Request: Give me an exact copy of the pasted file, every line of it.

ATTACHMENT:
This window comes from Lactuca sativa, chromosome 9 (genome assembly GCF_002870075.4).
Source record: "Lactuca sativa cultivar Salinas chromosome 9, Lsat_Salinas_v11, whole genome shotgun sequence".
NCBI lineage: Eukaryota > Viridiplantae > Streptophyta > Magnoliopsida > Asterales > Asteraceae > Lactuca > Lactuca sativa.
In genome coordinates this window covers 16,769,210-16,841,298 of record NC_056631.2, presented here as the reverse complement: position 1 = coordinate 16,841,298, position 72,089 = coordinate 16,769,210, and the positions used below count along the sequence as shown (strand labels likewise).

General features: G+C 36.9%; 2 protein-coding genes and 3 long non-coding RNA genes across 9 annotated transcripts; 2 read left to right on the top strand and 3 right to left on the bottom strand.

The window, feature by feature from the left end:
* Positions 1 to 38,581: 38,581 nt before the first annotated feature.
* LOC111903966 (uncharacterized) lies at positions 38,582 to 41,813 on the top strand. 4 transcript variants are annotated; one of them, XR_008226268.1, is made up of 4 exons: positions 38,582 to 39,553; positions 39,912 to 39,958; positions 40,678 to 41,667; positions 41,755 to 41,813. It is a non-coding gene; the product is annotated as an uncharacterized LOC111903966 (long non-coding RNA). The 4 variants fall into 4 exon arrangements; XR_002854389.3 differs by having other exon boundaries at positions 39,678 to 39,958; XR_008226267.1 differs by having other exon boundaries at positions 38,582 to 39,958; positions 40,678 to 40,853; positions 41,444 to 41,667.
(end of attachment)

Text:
This window comes from Lactuca sativa, chromosome 9 (genome assembly GCF_002870075.4).
Source record: "Lactuca sativa cultivar Salinas chromosome 9, Lsat_Salinas_v11, whole genome shotgun sequence".
NCBI lineage: Eukaryota > Viridiplantae > Streptophyta > Magnoliopsida > Asterales > Asteraceae > Lactuca > Lactuca sativa.
In genome coordinates this window covers 16,769,210-16,841,298 of record NC_056631.2, presented here as the reverse complement: position 1 = coordinate 16,841,298, position 72,089 = coordinate 16,769,210, and the positions used below count along the sequence as shown (strand labels likewise).

General features: G+C 36.9%; 2 protein-coding genes and 3 long non-coding RNA genes across 9 annotated transcripts; 2 read left to right on the top strand and 3 right to left on the bottom strand.

The window, feature by feature from the left end:
* Positions 1 to 38,581: 38,581 nt before the first annotated feature.
* LOC111903966 (uncharacterized) lies at positions 38,582 to 41,813 on the top strand. 4 transcript variants are annotated; one of them, XR_008226268.1, is made up of 4 exons: positions 38,582 to 39,553; positions 39,912 to 39,958; positions 40,678 to 41,667; positions 41,755 to 41,813. It is a non-coding gene; the product is annotated as an uncharacterized LOC111903966 (long non-coding RNA). The 4 variants fall into 4 exon arrangements; XR_002854389.3 differs by having other exon boundaries at positions 39,678 to 39,958; XR_008226267.1 differs by having other exon boundaries at positions 38,582 to 39,958; positions 40,678 to 40,853; positions 41,444 to 41,667.